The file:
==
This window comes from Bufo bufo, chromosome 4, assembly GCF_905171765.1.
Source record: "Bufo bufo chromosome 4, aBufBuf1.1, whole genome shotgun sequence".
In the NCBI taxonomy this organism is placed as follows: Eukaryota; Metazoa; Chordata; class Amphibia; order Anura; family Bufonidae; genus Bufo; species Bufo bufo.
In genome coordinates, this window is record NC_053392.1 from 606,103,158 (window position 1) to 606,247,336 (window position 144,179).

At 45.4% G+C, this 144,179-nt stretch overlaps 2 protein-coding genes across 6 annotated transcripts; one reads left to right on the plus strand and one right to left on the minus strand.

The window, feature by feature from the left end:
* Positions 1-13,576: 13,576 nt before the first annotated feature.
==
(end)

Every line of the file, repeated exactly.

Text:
This window comes from Bufo bufo, chromosome 4, assembly GCF_905171765.1.
Source record: "Bufo bufo chromosome 4, aBufBuf1.1, whole genome shotgun sequence".
In the NCBI taxonomy this organism is placed as follows: Eukaryota; Metazoa; Chordata; class Amphibia; order Anura; family Bufonidae; genus Bufo; species Bufo bufo.
In genome coordinates, this window is record NC_053392.1 from 606,103,158 (window position 1) to 606,247,336 (window position 144,179).

At 45.4% G+C, this 144,179-nt stretch overlaps 2 protein-coding genes across 6 annotated transcripts; one reads left to right on the plus strand and one right to left on the minus strand.

The window, feature by feature from the left end:
* Positions 1-13,576: 13,576 nt before the first annotated feature.